Joe, for example, features white luscious petals emerging from sections of the face where hairy beards normally grow. It uses the male form to instead present the viewer with tenderness and emotion, as opposed to aggression. Terrell demonstrates that masculinity can be vulnerable, emotive, and gentle. His overt engagement with aestheticizing male vulnerability, a quality rarely explored in Black mainstream pop culture until artists such as Frank Ocean, puts an image to a new expression of Black masculinity. Queer, Femme, and Black all have a voice in Woods’ Hot Seven.

The artworks most explicitly dealing with the medium of the digital, however, are most successful in the show’s mission to “re-examine social responsibility.” The video work of Darius Thomas, for instance, engages with the complexities of being saturated in a virtual world of social media, rampant with endless hashtags and the looping video footage of Snapchat and Facebook live. It represents the way in which artists of color cannot escape their racially-infused social media feeds, even if they had the choice. The video stills that begin Thomas’ video work No More Hashtags present the viewer with the frankness of unfiltered social media posts and hashtags that can oftentimes be triggering for millennials of color in our era.

Darius Thomas, No More Hashtags, 2016
Darius Thomas, No More Hashtags, 2016. (Image courtesy of the artist.)

By witnessing and hearing words like “ape,” “tribalistic,” “Chimpout,” “#Icantbreathe, and “#Make American Great Again, “ Thomas recreates the experience of a person of color scrolling through their a Facebook feed during socially tense moments with protest and social injustice. The spoken word poem being recited in the background of the video work problematizes the phenomena of creating a social media hashtag when individuals like Mike Brown, Trayvon Martin, and Sandra Bland were brutally executed by the police. The work evaluates the worth of a hashtag in relation to the lives that are lost through senseless police brutality. No More Hashtags asks:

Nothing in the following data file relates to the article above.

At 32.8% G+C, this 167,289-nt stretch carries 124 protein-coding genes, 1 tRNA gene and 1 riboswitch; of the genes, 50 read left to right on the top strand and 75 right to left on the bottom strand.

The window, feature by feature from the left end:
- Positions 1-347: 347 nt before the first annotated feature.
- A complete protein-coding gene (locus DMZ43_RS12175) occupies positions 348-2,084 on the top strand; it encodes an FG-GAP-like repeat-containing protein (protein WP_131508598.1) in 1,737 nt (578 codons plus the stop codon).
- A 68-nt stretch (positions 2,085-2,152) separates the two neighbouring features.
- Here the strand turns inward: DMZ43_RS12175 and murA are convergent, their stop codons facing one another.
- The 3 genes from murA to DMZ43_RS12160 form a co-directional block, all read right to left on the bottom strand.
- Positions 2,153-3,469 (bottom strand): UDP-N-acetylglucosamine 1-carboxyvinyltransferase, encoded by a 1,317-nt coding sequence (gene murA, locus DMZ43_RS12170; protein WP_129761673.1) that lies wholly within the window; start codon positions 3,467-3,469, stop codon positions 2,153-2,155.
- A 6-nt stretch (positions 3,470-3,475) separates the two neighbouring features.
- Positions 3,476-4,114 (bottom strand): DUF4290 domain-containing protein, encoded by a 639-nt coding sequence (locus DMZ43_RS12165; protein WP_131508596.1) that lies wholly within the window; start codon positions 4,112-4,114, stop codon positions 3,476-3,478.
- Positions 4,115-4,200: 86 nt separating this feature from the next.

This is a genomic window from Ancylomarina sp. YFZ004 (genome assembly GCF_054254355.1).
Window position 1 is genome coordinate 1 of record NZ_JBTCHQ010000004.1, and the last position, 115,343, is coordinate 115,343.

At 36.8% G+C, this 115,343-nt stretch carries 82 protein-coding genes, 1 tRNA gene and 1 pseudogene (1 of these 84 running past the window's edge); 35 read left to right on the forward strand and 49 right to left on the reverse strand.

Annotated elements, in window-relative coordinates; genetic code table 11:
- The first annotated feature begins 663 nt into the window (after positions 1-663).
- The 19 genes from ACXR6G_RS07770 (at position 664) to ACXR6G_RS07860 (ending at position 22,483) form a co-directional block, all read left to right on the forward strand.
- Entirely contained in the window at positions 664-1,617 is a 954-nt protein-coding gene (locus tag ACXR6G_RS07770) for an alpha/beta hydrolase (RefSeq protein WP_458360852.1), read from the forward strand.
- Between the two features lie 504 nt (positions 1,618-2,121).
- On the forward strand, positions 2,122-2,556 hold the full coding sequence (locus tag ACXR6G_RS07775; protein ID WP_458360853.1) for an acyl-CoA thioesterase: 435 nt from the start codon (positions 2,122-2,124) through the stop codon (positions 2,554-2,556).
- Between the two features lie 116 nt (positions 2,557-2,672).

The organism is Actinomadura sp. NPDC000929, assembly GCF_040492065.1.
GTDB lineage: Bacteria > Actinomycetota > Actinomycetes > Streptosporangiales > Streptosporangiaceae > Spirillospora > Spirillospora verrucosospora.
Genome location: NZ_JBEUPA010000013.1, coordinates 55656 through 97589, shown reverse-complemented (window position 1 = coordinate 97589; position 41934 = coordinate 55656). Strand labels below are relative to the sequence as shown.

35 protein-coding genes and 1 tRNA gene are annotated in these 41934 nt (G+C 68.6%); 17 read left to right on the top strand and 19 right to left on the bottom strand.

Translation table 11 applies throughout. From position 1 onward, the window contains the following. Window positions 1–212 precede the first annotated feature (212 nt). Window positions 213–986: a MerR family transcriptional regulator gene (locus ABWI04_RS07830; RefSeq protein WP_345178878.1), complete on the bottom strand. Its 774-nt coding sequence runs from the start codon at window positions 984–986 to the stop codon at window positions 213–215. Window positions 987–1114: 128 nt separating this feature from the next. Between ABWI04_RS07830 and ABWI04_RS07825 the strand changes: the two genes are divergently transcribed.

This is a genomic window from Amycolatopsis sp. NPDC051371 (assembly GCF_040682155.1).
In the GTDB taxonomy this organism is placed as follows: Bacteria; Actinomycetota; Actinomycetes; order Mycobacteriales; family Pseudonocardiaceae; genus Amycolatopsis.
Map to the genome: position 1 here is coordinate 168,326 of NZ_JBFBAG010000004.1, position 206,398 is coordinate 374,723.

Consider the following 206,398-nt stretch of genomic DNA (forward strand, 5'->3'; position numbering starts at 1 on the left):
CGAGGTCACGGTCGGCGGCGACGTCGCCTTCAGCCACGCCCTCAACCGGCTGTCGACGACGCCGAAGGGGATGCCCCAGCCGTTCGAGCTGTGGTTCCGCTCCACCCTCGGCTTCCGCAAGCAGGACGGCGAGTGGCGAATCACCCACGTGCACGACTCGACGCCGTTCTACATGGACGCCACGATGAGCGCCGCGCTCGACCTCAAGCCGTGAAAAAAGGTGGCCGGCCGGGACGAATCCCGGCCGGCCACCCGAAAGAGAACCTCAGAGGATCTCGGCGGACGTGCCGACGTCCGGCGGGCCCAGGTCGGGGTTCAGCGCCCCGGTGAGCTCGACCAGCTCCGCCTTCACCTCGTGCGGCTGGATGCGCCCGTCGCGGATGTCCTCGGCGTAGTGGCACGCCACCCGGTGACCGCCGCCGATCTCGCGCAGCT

“[Was it] worth the 38 seconds Eric Garner was held in an illegal chokehold?
How about the 83 years Trayvon Martin had left to live?
That had to be worth something”

While the footage in the video work feels disjointed from the audio of the video itself, the anecdotes expressed throughout the poetry successfully note that Black lives matter only once they become a viral hashtag on social media.

The different works within Hot Seven: The Chicago Breakdown bring a satisfying balance of the audacity and subtlety required to reestablish new narratives for the experiences of communities of color in 2016. It uses the bold cultural agency of the artists to represent an America that will only be great by fully including the diverse voices already present within it.

Featured Image: Hot Seven exhibition installation view. (Image by Sadie Woods.)

13640754_10209924170605822_2291007469048379472_oSabrina Greig is an art critic in Chicago, originally hailing from New York City. She received her MA in Art History from the School of the Art Institute of Chicago with a focus on representations of the Black diaspora in pop culture, fine art, and gentrified urban spaces. Sabrina is a current curatorial fellow at ACRE projects located in Pilsen and has curated shows at the Haitian American Museum of Chicago as well as the School of the Art Institute of Chicago. Her literary work has been published in Fnewsmagazine and Bad at Sports.